Title

Problem-solving deficits in depressed children, adolescents, and adults

UMMS Affiliation

Department of Psychiatry

Date

10-1984

Document Type

Article

Medical Subject Headings

Depression; Depressive Disorder; Problem Solving; Interpersonal Relations

Disciplines

Mental and Social Health | Psychiatric and Mental Health | Psychiatry | Psychiatry and Psychology

Abstract

Recent research has emphasized the importance of interpersonal problems with depression. It has been hypothesized that deficits in interpersonal problem-solving skills may account for many of these problems. Three studies that examined the relationship between problem-solving skills and depression are reported. Problem-solving skills among children, adolescents, and adults were assessed by the Means-Ends Problem Solving Test. Contrary to prediction, there were no differences in problem-solving skills between depressed and nondepressed groups; these findings were consistent across each age group. The external validity of such paper-and-pencil measures of problem solving is questioned; it is suggested that future research focus on how depressed individuals solve real-life problems.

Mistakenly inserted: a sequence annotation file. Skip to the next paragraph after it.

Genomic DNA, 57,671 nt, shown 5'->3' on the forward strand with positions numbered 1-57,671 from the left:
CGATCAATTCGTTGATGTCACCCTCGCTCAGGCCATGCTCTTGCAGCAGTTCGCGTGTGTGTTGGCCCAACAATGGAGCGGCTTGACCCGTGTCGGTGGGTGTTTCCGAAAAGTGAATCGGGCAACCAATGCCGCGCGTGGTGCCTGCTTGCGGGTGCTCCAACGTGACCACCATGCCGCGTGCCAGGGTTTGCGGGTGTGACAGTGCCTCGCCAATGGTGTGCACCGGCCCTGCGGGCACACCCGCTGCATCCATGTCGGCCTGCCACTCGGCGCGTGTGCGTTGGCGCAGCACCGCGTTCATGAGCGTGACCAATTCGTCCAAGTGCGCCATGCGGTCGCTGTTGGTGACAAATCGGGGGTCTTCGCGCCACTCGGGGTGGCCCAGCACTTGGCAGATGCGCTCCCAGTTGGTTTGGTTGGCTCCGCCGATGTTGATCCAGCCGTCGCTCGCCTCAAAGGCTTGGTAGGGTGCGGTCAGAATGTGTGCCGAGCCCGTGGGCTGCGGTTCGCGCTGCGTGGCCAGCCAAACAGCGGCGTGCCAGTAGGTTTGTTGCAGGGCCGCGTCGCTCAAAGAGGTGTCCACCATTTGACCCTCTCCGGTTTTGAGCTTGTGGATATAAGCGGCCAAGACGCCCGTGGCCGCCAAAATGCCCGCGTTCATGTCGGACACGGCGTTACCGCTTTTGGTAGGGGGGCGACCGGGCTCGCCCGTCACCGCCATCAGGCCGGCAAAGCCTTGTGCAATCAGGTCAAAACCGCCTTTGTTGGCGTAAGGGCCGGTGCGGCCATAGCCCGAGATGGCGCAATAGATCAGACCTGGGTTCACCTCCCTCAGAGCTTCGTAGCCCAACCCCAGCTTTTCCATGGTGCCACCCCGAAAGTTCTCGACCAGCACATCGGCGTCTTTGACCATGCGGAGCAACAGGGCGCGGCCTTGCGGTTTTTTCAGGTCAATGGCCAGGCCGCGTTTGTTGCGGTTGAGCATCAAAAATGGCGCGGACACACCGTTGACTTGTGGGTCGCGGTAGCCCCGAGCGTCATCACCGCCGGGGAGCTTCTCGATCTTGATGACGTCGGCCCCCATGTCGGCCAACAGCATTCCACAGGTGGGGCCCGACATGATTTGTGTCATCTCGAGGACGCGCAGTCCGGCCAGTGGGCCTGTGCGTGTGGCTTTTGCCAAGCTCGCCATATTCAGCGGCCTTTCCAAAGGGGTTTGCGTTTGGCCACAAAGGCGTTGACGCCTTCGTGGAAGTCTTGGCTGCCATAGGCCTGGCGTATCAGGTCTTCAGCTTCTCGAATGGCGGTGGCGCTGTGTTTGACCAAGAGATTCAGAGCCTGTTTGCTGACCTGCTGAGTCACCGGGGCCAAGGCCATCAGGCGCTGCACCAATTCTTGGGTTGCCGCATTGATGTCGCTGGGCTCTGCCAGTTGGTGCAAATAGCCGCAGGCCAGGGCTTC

Comments

Citation: Doerfler, L. A., Mullins, L., Griffin, N., Siegel, L. J., & Richards, C. S. (1984). Problem solving deficits in depressed children, adolescents, and adults. Cognitive Therapy and Research, 8(5):489-499. DOI 10.1007/BF01173286

At the time of publication, Leonard Doerfler was not yet affiliated with the University of Massachusetts Medical School.